So anyway, I ended up using a theme designed for aggregator sites. Although it’s hardly an unsophisticated theme, and works great out of the box, its designers also anticipate that users will hack the files to fit their needs. That’s what I like to see! I found a serviceable header logo in my files that Dana had designed for the original site, but that we never used, I don’t think.

It might seem crazy to spend so much time re-creating a short-lived site whose original domain name had been scavenged by someone else, but I just hate to see discontinued periodicals vanish without a trace. I got all kinds of creative inspiration from the pieces we published there — I did my Postcards from a Conquistador series that winter — and some of the best cards on the site still take my breath away.

In the process of contacting contributors to Postal Poetry to let them know that their work was back online, I was surprised to hear that one of them, Emma Passmore, had just taken the Public Jury Prize for Best Film at the 2010 ZEBRA Poetry Film Festival in Berlin. ZEBRA is like the Academy Awards for poetry films, except that it’s truly international, with more than 900 entries this year. I can’t link to a full version of Emma’s film, Breathe, because apparently some of the festivals where it’s been shown embargo web publication for up to a year. (Who knew that film festivals were even more jealous about content than literary magazines?) She did upload the French version, so I suppose I can share that at Moving Poems, at least. Since I’ve been making a lot of low-tech one-minute videopoems lately, it’s great to see a professional director and poet win top honors for a one-minute film!

Speaking about Moving Poems, that’s been the other focus of my website-building mania of the past few days. I wanted something that made a little better use of screen real estate, while remaining fairly minimalist and easy to use. A new theme called Blogum caught my eye, and again, it proved easy to mess around with. I swapped in the fonts from the previous theme, in part to provide some stylistic continuity and in part because I preferred them to Helvetica and Arial. (The front-page tag cloud just looked terrible in Helvetica, for some reason. Verdana isn’t nearly as bad for things like that.) After a lot of puttering, I think I’ve got it pretty much the way I want it, with one exception: it could use a simpler logo in the upper left corner. Any artists or designers want to give it a shot? I can’t afford to pay, but you’d get a permanent link and credit in the footer.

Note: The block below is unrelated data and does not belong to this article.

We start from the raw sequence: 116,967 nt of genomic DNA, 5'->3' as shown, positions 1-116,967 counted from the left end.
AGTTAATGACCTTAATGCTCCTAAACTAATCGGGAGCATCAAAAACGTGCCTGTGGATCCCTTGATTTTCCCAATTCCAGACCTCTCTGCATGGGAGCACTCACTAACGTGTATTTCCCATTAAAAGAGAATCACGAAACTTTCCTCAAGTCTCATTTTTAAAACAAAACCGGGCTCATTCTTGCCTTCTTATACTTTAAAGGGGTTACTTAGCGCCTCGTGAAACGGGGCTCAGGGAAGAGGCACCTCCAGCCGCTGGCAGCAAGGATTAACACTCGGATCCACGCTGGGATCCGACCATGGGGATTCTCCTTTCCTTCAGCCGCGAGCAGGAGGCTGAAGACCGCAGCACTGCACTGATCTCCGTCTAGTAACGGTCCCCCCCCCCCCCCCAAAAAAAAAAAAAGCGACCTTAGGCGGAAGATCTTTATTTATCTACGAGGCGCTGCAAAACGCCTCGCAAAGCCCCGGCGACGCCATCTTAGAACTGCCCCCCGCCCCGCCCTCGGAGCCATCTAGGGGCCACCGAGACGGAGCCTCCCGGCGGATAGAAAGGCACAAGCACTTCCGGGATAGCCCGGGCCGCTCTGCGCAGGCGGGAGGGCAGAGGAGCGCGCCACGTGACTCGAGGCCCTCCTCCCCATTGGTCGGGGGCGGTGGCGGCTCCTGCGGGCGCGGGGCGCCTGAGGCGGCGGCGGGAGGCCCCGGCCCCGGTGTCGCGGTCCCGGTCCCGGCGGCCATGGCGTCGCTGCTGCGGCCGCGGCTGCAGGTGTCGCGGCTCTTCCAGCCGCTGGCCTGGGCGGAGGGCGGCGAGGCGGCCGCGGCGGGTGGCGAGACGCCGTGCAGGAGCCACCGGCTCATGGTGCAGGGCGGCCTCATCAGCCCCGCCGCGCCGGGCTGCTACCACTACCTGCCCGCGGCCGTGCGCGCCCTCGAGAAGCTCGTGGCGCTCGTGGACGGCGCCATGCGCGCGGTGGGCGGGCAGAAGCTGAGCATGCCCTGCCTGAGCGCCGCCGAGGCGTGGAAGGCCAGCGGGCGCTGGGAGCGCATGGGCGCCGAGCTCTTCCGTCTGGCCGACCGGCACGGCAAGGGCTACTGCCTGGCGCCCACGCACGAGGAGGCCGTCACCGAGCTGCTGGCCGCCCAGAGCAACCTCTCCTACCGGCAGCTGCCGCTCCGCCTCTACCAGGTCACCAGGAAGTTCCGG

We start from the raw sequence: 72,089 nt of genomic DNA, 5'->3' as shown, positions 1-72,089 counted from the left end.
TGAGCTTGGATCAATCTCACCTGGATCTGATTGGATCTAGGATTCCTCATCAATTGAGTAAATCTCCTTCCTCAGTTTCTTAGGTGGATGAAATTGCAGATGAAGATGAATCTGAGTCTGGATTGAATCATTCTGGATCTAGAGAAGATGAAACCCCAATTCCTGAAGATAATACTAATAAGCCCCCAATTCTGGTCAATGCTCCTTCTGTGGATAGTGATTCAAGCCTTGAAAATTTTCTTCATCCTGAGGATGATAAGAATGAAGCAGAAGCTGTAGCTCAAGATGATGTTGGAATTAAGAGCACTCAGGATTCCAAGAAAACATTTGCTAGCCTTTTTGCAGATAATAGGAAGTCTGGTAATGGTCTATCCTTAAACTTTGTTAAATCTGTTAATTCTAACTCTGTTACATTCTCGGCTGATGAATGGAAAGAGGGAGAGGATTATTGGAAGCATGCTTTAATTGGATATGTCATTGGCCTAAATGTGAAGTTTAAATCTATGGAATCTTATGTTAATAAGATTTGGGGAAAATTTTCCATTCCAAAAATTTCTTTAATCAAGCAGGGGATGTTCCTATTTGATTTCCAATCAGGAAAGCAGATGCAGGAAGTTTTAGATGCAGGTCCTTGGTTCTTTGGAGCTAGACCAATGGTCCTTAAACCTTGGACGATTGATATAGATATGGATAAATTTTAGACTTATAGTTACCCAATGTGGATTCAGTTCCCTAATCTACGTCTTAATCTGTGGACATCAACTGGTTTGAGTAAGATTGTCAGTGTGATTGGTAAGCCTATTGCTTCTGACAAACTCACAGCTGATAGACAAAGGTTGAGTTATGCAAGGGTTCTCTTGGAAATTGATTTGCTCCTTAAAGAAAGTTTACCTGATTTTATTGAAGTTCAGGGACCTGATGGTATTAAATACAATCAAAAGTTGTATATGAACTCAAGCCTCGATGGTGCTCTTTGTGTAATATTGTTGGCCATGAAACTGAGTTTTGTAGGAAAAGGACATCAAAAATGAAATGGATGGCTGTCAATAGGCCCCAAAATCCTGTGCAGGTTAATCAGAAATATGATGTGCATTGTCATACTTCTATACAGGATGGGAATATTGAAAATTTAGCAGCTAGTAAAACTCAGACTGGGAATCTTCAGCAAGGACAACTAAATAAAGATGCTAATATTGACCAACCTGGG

October dusk

holloway overhung with ancient trees n Cornwall
This entry is part 21 of 37 in the series Bridge to Nowhere: poems at mid-life


What do you mean
by knife, by wind?
The bluest sky below the wash
of sunset pink, delectable
as a slice of blue fruit riding
the horizon’s blade.
Half a moon over the barn.
The field of goldenrod fuzz
gathering its sparrows, brown
into brown, poor Sam Peabody
as lamentable as ever:
a song that catches in the middle
like a shirt on a thorn.
The wind dying,
& the color in the trees
darkening like dried blood.

Woodrat Podcast 24: Mark Bonta on the geography of the Delta blues and the ivory-billed woodpecker

holloway overhung with ancient trees n Cornwall
Mark Bonta with juke joint and swamp
Mark (left) in Po Monkey's, a local juke joint. Right: old-growth cypress swamp.

Part 2 of our conversation (here’s Part 1, if you missed it). Mark and I share an interest in the blues and in ivory-billed woodpeckers, and if I know a little more about the former, he knows way more about the latter. (Long-time readers may remember my Peckerwood Pilgrimage in 2005.)

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How I Knew Her

holloway overhung with ancient trees n Cornwall

Direct link to video on Vimeo.

Yet another one-minute videopoem. We had a series of violent thunderstorms the night before last, and rather than film the lightning itself, I decided to try and capture what the lightning illuminated. It was interesting how sometimes the camera managed to focus and other times it didn’t.

The use of a cursive script for the title was a first for me. The poem arose like all the others in this one-minute series, as a response to the footage. Influenced I think by my two recent videohaiku, it makes a literal connection with the film imagery at the end.

How I Knew Her

I knew her the way a lake knows a mountain:
from the top down.
Through careful reassembly after every breeze.

I knew her the way a clown knows boredom: